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As Social Media Evolves, So Should Your Approach

Get the inside scoop on the latest changes to social media

by Lindsay Nelson, Senior Program Manager, imre

Remember when social media was judged by how many Fans your Facebook page had? You couldn’t go a week without someone asking, “what’s our count up to now?”

If this isn’t something that feels like a blast from the past, you may be in for a bit of a surprise…

Social media continues to evolve, not just by how many people use the increasing number of platforms, or the cool new content types you can develop, but it is also changing how brands can plan, measure, and report value and impacts the actual business.

So, as the power of social media grows, and more brands are finding themselves turning to Facebook, Instagram, Twitter, YouTube, Snapchat, & LinkedIn to help share their story, it’s important to stay in touch with what really matters. Below is a list of just a few cataclysmic shifts in how we think about social media.

Likes, Comments and Shares are NOT the best way to measure value of your efforts: While not entirely misleading, these metrics can be helpful in understanding if people are interested in the content you’re sharing, but social has moved well beyond these measurements to really focus on driving value through site visits, tracking behaviors, understanding your audience, and even tracking sales lift.

Posting organically WON’T help us reach our fans: Long gone are the days of organic when it comes to brand content. In many instances, the time used to route, develop and publish content is not worth it’s weight in exposure if paid isn’t a part of your plan. This is why it’s critical to think through the value of your program in terms of reporting beyond channel metrics (like Fans, comments, shares, and likes) to really be responsible with your investment.

We should NOT just post it on social: While historically many have viewed social media as the place to share your content, it’s increasingly important to consider planning for social media before you even begin developing the content. With continued platform changes, and an endless list of potential placements for your content (pre-roll, mid-stream, in-feed – desktop and mobile, stories, & audience networks… to name a few) having a plan for the content you’re developing, and where it lives, as well as the audience you are targeting is essential to drive home the value social media can provide.

 

Of course, if you’re interested in hearing about these topics and more, please join me at the PRSA Maryland Conference on June 12! I look forward to seeing you there!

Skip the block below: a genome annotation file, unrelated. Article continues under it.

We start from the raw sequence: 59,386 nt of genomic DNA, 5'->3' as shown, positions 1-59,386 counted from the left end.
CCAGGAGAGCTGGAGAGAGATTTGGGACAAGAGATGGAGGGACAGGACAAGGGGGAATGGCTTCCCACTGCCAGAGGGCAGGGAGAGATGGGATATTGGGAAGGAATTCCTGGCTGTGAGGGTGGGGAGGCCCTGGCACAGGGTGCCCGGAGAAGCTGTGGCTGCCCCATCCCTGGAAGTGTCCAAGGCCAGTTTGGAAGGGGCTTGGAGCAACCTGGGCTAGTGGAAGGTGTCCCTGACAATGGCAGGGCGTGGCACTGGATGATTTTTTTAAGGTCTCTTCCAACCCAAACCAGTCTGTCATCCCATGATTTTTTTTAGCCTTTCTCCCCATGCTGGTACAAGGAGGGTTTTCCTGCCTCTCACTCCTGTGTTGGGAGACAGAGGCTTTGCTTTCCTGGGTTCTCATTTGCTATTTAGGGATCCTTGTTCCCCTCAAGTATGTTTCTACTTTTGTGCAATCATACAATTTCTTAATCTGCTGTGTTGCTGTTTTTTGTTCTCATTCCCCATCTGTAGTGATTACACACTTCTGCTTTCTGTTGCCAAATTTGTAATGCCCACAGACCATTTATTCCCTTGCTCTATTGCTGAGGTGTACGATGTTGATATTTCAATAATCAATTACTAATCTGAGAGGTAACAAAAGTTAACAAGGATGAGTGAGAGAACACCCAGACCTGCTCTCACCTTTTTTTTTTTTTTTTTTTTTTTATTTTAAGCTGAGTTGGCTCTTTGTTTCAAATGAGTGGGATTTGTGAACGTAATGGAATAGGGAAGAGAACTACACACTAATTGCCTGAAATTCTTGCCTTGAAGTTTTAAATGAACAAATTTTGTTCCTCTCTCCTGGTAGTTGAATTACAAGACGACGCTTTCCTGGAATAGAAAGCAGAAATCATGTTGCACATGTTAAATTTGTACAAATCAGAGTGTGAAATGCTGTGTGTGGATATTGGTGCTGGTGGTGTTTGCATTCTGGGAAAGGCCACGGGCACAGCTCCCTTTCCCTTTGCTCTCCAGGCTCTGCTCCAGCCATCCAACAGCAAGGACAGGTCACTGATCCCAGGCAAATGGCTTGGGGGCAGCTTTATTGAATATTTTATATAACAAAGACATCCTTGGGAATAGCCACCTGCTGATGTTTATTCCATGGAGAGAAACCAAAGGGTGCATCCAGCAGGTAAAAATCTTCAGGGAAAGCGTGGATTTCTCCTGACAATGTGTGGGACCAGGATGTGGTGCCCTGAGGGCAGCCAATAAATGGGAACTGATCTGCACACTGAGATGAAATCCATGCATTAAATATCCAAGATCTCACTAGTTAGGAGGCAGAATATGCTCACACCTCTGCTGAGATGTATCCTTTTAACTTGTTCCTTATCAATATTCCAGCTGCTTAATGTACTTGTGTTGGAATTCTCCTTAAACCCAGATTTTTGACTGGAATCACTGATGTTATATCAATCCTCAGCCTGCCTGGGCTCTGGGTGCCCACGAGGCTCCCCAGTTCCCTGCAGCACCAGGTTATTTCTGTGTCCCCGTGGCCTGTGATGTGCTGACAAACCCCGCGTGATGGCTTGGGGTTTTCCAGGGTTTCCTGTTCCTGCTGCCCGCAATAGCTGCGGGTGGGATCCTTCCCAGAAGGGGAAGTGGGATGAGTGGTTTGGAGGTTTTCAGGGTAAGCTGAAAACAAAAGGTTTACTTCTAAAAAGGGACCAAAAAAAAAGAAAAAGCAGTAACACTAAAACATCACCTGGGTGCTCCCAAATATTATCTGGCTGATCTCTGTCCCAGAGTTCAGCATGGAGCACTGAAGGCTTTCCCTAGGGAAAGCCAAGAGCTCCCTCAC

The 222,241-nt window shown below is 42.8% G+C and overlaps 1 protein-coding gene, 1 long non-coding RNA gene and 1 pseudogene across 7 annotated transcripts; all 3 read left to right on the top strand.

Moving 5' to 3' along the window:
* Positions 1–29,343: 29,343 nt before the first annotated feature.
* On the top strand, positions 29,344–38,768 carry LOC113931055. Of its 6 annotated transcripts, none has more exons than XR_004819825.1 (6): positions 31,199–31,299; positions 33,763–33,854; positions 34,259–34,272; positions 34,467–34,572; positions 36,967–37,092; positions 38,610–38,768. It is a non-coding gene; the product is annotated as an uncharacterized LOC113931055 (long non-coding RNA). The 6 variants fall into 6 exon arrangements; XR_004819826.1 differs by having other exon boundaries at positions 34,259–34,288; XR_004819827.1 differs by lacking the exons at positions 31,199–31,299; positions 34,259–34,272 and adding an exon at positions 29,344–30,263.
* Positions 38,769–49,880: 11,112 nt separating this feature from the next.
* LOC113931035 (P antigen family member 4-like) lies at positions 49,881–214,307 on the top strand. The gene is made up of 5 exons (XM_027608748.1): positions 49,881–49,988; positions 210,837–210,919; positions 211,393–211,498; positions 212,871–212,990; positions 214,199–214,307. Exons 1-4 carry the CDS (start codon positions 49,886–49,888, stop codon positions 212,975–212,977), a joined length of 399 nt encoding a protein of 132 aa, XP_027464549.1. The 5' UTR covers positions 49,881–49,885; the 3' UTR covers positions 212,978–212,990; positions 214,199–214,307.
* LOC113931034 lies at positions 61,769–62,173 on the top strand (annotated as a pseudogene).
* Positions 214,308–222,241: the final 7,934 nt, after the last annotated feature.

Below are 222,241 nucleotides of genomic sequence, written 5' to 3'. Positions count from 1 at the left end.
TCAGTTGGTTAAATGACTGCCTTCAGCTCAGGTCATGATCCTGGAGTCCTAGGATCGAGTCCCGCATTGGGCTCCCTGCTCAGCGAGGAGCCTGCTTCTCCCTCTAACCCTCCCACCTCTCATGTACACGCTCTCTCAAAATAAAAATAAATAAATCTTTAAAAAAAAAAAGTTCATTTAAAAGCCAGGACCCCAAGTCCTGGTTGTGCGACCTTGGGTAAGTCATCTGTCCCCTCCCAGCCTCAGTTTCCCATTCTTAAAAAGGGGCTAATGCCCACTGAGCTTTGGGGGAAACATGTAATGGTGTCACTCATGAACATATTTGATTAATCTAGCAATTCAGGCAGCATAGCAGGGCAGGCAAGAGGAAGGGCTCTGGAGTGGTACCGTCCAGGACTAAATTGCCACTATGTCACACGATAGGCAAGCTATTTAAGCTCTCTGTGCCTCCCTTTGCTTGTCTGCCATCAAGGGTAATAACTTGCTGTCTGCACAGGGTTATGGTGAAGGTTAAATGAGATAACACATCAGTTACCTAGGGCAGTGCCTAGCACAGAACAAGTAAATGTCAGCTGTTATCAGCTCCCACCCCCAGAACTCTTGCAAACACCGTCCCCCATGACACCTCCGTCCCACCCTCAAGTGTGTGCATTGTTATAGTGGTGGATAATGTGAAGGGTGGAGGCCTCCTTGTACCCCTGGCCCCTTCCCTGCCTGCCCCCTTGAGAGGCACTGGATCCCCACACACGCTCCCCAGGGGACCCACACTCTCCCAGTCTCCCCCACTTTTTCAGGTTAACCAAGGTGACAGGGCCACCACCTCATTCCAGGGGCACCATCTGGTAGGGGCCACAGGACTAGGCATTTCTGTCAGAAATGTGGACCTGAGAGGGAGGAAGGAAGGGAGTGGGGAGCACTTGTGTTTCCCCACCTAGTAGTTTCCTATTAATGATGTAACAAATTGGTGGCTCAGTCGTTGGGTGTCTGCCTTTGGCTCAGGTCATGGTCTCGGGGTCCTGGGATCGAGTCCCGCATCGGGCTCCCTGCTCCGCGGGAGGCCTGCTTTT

*Read more about Lindsay and all our #PRSAMD18 presenters by clicking here

What PR can learn from the Tupperware

So, what does Tupperware have to do with PR in a digital world? “Indeed, 60 years later, the Tupperware business model has resurged into a ‘digital’ house party for the 21st century mom,” explains Millennial Mom, influencer and marketing exec for McCormick, Christine Carter. She has a whole lot more to say about the digital remake of Tupperware but her key message on June 12 will be how PR professionals can and should embrace Millennial Moms, the $2.4 trillion social media influencers.

Christine Carter will speak with authenticity as a Millennial Mom, Influencer, McCormick Exec. And she said in our interview, she wants to meet you! She loves to share stories.

The top reason you might want to get to know Christine Carter is because she knows black Millennials and Millennial moms. First, she’s one of the them and secondly, she’s been writing, blogging and speaking for and about Millennials for 10 years. She’s got lots to enlighten us about in terms of connecting with and meeting the needs of Millennials. Take for instance her Forbes post on “Moms Under 30 Are Changing Their Work Status & Other Millennial Mom Career Insights.” In this post dissecting research she writes: Millennial moms are proud to be working parents, but they are not defined by their careers. Rather, they believe their position contributes to their serving as positive role models for their children.

Beyond helping all of us better understand this market, you might want to get to know Carter because she is an influencer who can share her own case study as a micro-influencer for Brick Bodies. A prolific blogger and writer whose work has appeared in Time, Ebony and HuffPost, she has nearly 23,000 followers on Twitter and 35,700 on Instagram.